Decanting is one of those elements of wine service that remains mysterious and intimidating to many drinkers: Which wines need it? When should you do it? And how? Is it really even necessary or just a bit of wine pomp and circumstance?
Decanting wine means slowly pouring the wine from its bottle into a different container, without disturbing the sediment at the bottom. Wine is often decanted into a glass vessel with an easy-pour neck. Decanting is simply the process of separating this sediment from the clear wine and to aerate a wine in the hope that its aromas and flavors will be more vibrant upon serving.
How to do it well?
1.Set the bottle upright for 24 hours or more before drinking, so the sediment can slide to the bottom of the bottle, making it easier to separate.
2. Locate a decanter or other clean, clear vessel from which the wine can easily be poured into glasses.
3. Remove the capsule and cork; wipe the bottle neck clean.
4.Hold a light under the neck of the bottle; a candle or flashlight works well.
5. Pour the wine into the decanter slowly and steadily, without stopping; when you get to the bottom half of the bottle, pour even more slowly.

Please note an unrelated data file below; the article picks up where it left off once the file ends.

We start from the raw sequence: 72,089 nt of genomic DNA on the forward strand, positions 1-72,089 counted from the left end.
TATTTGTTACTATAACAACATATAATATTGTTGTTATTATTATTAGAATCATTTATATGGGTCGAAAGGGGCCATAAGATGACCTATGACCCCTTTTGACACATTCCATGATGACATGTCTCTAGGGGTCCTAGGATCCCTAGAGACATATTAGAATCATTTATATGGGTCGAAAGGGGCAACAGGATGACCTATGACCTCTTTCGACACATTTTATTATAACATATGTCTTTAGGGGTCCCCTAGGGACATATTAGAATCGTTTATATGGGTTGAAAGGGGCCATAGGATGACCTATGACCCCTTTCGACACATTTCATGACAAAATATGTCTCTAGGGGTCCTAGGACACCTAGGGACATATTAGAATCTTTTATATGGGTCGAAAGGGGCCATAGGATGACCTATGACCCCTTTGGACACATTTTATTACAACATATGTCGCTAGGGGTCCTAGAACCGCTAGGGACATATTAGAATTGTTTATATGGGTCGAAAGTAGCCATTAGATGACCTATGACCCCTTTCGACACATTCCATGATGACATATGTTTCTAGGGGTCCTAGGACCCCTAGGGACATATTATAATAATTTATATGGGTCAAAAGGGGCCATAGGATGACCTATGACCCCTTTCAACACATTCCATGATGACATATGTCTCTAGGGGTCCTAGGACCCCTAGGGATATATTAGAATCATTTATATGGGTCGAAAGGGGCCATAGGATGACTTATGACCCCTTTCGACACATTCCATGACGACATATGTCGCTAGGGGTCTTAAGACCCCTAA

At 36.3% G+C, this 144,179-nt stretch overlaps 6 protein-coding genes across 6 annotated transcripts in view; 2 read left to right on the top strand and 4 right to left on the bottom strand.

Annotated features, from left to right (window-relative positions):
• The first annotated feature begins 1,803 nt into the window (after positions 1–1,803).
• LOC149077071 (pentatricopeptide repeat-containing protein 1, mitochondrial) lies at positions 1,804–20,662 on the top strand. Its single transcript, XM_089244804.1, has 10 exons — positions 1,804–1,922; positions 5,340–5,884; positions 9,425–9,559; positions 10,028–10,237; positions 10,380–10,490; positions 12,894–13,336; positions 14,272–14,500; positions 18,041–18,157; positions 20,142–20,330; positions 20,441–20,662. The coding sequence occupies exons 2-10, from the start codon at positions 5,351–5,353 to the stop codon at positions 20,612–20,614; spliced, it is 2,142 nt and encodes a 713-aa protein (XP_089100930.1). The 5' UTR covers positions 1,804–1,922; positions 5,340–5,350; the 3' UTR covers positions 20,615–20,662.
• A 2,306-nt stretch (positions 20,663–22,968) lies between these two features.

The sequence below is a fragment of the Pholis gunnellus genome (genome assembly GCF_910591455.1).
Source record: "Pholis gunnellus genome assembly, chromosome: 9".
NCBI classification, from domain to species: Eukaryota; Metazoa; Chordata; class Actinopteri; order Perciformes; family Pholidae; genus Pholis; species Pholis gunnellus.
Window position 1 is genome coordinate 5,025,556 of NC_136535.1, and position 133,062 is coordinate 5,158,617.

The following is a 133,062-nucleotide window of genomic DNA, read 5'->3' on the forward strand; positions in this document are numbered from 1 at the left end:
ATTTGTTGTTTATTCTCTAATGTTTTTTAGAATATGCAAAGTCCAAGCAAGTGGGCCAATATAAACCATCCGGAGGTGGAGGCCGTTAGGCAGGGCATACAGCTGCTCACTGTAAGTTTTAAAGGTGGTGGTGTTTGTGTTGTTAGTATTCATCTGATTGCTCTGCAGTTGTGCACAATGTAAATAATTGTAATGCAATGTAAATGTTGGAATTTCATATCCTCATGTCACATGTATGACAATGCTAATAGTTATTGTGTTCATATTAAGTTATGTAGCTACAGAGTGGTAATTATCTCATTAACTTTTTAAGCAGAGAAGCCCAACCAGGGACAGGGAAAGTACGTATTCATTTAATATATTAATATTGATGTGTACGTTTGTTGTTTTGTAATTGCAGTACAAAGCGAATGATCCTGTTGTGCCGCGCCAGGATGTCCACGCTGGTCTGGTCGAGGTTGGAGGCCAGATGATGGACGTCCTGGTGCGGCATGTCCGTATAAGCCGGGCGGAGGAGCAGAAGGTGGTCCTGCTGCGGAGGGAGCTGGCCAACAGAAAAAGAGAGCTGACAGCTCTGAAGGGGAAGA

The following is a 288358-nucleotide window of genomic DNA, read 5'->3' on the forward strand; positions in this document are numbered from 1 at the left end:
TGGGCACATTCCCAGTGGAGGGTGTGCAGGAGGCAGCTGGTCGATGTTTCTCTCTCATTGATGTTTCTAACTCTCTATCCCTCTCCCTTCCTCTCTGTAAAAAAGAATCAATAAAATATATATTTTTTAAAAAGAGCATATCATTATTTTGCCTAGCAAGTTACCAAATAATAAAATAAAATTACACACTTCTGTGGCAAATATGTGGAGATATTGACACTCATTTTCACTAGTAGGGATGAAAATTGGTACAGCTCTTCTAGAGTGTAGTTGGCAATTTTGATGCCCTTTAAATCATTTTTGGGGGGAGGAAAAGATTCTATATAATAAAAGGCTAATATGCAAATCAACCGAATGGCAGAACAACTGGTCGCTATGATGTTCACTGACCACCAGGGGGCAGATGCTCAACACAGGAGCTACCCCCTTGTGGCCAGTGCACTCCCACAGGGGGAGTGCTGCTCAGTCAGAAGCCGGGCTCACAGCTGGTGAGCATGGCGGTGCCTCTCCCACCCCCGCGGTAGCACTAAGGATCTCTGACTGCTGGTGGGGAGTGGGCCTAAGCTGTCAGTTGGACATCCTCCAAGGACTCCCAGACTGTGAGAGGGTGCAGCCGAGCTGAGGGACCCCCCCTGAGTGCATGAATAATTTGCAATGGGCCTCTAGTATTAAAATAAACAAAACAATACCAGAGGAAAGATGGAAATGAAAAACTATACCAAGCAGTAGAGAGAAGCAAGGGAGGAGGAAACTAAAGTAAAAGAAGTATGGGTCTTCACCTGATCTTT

6.Stop as soon as you see the sediment reach the neck of the bottle. Sediment isn’t always chunky and obvious; stop if the wine’s color becomes cloudy or if you see what looks like specks of dust in the neck.
7.The wine is now ready to serve. Discard the remaining ounce or two of sediment-filled liquid in the bottle.
Which Wines Do You Need to Decant?
What Are the Benefits of Decanting Wine?
Decanting has three main benefits:
1. Decanting separates sediment from liquid. Decanting is first and foremost about separating wine from the sediments that settle at the bottom of the bottle. Red wines contain the most sediment, especially older wines and vintage ports, while young white wines contain the least. Sediment is not harmful, but tastes unpleasant.
2. Decanting enhances flavor through aeration. Aeration is the process of introducing oxygen to a liquid. This is also called allowing a wine to “breathe.” Aeration enhances a wine’s flavor by softening the tannins and releasing gases that have developed in the absence of oxygen. Decanting wine allows the flavors and aromas that were dormant while bottled to expand and breathe.
3. Decanting saves wine in the event of a broken cork. Occasionally, a cork may break, dispersing pieces of solid matter you don’t want in your wine glasses. While pouring, the cork will gather near the neck of the bottle as you decant into another vessel (sediment does the same). If the cork disintegrates, use a strainer while decanting to filter out the smaller bits.
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